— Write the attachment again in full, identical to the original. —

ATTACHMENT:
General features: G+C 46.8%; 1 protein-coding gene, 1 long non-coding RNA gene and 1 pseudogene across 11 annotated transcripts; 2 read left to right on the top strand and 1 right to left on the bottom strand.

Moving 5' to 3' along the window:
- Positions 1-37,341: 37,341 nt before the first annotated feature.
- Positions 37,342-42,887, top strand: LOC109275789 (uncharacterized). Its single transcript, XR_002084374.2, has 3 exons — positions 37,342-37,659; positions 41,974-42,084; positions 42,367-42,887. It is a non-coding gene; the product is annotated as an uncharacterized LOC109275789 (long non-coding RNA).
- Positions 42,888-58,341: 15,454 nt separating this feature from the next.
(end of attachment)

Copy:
General features: G+C 46.8%; 1 protein-coding gene, 1 long non-coding RNA gene and 1 pseudogene across 11 annotated transcripts; 2 read left to right on the top strand and 1 right to left on the bottom strand.

Moving 5' to 3' along the window:
- Positions 1-37,341: 37,341 nt before the first annotated feature.
- Positions 37,342-42,887, top strand: LOC109275789 (uncharacterized). Its single transcript, XR_002084374.2, has 3 exons — positions 37,342-37,659; positions 41,974-42,084; positions 42,367-42,887. It is a non-coding gene; the product is annotated as an uncharacterized LOC109275789 (long non-coding RNA).
- Positions 42,888-58,341: 15,454 nt separating this feature from the next.